Failure 1: Garbage In/Garbage Out:

The basic information or raw intelligence available was inaccurate, unreliable and/or possibly deceptive, and was not recognised as such when fed into the assessment process in the Joint Intelligence Committee and the Cabinet decision-making process. If the raw information made available to the JIC was misleading, the JIC could not possibly have made an accurate assessment of the Iraqi situation (except by the wildest stroke of luck), and likewise, the Cabinet and Prime Minister could not be expected to make sound decisions on that information.

In the context of Lord Butler's inquiry, this would mean that the intelligence was indeed seriously inaccurate and grossly deficient but that the Prime Minister could not possibly know this. This finding, of course, invites the questions 'why was it deficient and why was the Prime Minister not made aware that this possibility existed?' If the argument was presented to Butler that by definition no one in the intelligence community seriously suspected their product might be deficient, it would have evoked the response that the Prime Minister should have listened to the many senior voices outside the community who doubted the intelligence. The answer to this point might have been that the Prime Minister believed that his intelligence services knew best. If so, he was, of course, quite wrong.

Reasons why Blair might have been well-advised to treat the product with caution will have included SIS's unknowing use of Iraqi-controlled double-agents, their over-reliance on single sourced intelligence products (given the difficulty of penetrating Saddam's inner circle), the unwise use of intelligence collected and passed on by Iraqi exiles. There is also a significant possibility that informants were sincerely passing SIS deceptive information that was being disseminated within the Iraqi hierarchy for morale or internal political purposes.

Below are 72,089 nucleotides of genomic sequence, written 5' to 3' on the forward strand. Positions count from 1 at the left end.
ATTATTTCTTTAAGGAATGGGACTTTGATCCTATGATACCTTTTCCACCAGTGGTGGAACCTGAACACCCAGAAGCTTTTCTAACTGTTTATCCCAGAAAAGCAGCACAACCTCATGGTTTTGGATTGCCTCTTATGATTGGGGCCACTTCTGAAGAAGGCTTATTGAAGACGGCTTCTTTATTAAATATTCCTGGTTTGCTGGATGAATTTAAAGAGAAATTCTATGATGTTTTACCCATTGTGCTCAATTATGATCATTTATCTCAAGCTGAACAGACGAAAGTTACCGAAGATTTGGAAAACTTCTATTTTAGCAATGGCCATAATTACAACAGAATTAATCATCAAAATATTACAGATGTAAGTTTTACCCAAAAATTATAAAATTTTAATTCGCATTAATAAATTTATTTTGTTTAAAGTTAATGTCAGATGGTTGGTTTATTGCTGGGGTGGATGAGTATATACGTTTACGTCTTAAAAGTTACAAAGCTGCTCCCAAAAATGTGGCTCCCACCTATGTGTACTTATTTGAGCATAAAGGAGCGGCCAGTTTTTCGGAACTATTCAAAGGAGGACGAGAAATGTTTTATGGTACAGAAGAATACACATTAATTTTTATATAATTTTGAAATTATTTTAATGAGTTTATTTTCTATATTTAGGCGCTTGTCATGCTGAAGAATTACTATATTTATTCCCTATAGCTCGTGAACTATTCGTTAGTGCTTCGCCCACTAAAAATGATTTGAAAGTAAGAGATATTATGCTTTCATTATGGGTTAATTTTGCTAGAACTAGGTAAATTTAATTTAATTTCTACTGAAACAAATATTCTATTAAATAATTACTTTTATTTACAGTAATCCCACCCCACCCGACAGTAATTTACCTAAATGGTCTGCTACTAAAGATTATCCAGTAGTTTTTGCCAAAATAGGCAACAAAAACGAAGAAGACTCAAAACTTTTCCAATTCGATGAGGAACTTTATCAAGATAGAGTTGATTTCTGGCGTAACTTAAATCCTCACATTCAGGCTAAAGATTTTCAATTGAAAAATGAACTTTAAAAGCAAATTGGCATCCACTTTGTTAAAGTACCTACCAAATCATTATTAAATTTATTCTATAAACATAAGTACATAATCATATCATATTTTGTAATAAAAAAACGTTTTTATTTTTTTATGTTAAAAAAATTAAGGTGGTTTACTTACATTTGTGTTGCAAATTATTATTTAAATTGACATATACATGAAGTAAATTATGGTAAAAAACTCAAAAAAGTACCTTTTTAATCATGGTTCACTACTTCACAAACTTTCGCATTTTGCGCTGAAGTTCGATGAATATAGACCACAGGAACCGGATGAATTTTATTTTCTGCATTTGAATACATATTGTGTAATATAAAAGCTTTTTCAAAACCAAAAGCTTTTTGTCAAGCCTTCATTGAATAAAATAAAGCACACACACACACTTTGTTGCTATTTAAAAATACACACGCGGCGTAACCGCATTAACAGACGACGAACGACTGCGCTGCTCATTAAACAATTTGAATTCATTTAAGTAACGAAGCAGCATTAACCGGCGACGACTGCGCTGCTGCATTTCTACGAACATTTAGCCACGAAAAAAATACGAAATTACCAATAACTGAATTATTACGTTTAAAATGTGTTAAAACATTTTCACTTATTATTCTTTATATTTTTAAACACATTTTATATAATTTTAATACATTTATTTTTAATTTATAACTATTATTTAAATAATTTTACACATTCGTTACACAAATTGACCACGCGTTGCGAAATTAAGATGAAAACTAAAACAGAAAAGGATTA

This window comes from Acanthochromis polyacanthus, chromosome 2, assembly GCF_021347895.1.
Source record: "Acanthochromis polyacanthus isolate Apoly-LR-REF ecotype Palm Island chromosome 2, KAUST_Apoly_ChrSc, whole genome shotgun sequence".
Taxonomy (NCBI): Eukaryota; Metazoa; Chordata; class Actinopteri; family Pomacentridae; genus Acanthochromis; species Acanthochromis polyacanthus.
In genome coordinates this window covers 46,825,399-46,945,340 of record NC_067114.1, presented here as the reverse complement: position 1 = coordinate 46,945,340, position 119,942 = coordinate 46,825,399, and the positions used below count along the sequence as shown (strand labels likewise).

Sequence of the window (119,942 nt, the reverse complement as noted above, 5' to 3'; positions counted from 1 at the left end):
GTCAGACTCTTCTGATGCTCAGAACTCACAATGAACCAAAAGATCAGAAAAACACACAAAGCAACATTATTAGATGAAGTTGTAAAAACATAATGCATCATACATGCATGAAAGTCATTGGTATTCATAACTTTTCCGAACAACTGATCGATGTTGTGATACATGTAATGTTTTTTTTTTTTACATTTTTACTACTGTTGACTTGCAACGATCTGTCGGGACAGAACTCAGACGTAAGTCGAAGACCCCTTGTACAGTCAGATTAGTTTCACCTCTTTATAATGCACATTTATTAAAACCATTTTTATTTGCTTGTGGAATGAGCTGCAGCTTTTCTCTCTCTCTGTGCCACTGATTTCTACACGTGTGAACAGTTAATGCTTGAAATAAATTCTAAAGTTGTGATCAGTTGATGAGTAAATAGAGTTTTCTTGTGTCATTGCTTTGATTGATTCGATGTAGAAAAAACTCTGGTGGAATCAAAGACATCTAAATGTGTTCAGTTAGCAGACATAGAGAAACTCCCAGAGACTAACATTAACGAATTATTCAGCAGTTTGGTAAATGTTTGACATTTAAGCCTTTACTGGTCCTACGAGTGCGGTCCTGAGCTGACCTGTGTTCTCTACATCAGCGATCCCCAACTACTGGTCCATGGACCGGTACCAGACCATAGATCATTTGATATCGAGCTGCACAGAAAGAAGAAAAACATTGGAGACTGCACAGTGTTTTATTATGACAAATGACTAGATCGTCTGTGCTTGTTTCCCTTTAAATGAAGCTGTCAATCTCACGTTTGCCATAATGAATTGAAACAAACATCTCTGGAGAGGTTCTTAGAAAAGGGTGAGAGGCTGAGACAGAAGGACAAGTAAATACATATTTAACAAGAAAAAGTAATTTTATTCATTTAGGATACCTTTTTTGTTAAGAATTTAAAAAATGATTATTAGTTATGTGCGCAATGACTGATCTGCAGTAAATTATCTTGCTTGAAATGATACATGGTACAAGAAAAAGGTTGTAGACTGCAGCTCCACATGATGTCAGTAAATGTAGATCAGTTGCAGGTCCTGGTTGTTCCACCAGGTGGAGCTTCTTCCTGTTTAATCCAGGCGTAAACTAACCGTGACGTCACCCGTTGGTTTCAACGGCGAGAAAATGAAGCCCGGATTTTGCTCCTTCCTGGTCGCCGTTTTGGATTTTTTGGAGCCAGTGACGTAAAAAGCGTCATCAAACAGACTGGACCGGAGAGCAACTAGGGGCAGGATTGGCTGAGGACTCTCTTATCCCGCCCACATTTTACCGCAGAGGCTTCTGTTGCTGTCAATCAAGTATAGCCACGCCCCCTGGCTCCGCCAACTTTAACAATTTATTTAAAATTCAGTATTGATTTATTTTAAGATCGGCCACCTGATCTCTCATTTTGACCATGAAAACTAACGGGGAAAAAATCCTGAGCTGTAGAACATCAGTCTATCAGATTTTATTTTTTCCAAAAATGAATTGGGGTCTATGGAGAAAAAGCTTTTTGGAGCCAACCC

In addition, such a finding would contradict the fact that independently other intelligence agencies produced very similar threat assessments of Saddam's regime to those produced by the JIC. We know, for example, that the German secret intelligence service came to precisely the same conclusions as those set down in the September 2002 Dossier as being drawn from JIC evaluations (Halevy, 2004; private information[2]). It would also have profound implications for the overall operation of the intelligence services which are supposed to be structured in order to separate the intelligence wheat from the chaff, and presumably have several generations of institutional experience in doing so.